Heriz, a village in northwest Iran, is known for its carpets featuring bold, geometric patterns and designs containing a dominant center medallion. Luxuriant reds, blues, greens, and yellows set against ivory are typical of Heriz rugs. Highly stylized floral motifs, stepped center medallions, and double outlining, a design technique where the main aspect of the rug is separated from the field by two lines in different colors, set these rugs apart from other Persian rugs.
One of the largest, most important centers for Persian rug-weaving, Isfahan is located in central Iran and was once the capital of Persia. Classic Isfahan rugs date back to the Safavid Dynasty, which lasted from 1501 to 1736, but the city is still the site of major production, with these carpets being some of the most highly sought after around the world. Rugs produced in Isfahan usually display ivory backgrounds against blue, rose, magenta, saffron, and indigo motifs that form symmetrical, balanced designs. Center medallions are very common, as are arabesque tendrils, vines, palmettos, and cloud bands.
(Persian) Sultan abad
Now known as Arak, Sultanabad produces Western-influenced carpets that differ greatly from most other Persian rugs. The rug industry located here played an important role in commercializing the production of Persian rugs and carpets. With a reputation for high-quality construction, Swiss import company Ziegler & Co. established workshops in this area in the late 1800s to maximize the scale of output and profit margins. Rich, warm colors and large-scale design elements are usually found in these rugs, which also tend to be quite large.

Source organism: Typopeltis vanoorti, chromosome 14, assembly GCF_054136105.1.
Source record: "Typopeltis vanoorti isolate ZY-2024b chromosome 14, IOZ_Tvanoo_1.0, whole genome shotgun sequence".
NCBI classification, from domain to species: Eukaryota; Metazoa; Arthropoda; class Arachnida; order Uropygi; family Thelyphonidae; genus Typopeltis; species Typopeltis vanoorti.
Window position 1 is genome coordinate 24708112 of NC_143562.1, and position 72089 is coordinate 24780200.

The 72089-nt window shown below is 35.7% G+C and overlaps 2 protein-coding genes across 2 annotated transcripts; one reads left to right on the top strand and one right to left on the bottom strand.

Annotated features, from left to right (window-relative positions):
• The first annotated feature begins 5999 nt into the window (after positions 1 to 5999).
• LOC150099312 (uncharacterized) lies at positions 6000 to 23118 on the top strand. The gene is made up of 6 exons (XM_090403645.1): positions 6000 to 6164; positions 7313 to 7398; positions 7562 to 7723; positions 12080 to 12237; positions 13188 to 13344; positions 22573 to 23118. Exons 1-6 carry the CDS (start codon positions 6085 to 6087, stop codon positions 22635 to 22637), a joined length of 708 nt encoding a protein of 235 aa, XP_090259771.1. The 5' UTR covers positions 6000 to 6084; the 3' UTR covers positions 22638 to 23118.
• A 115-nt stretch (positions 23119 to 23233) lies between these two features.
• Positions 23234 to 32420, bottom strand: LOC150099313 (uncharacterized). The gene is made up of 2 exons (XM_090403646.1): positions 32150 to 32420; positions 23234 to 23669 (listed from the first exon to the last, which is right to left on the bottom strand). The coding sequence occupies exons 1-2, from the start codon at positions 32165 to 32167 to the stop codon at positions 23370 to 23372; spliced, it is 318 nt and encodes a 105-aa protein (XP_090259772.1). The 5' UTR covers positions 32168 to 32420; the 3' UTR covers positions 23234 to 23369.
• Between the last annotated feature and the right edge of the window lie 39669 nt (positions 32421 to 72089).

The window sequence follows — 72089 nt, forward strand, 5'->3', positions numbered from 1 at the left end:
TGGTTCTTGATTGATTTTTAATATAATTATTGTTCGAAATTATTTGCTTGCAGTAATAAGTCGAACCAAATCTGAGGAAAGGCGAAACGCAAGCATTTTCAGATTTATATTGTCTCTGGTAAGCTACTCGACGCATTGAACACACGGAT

Kashan, situated in north central Iran, yields some of the very finest Persian rugs and carpets available. A center of silk production since the 16th century, many of the best Persian silk rugs have been attributed to Kashan, although high-quality wool carpets are produced there as well, at least since the end of the 19th century. These rugs often contain elongated center medallions and corner spandrels, with little to no blank space. All-over patterns are not uncommon either, with repeated floral, vase, vine, scroll, and leaf designs contained within a central border within two smaller contrasting bands.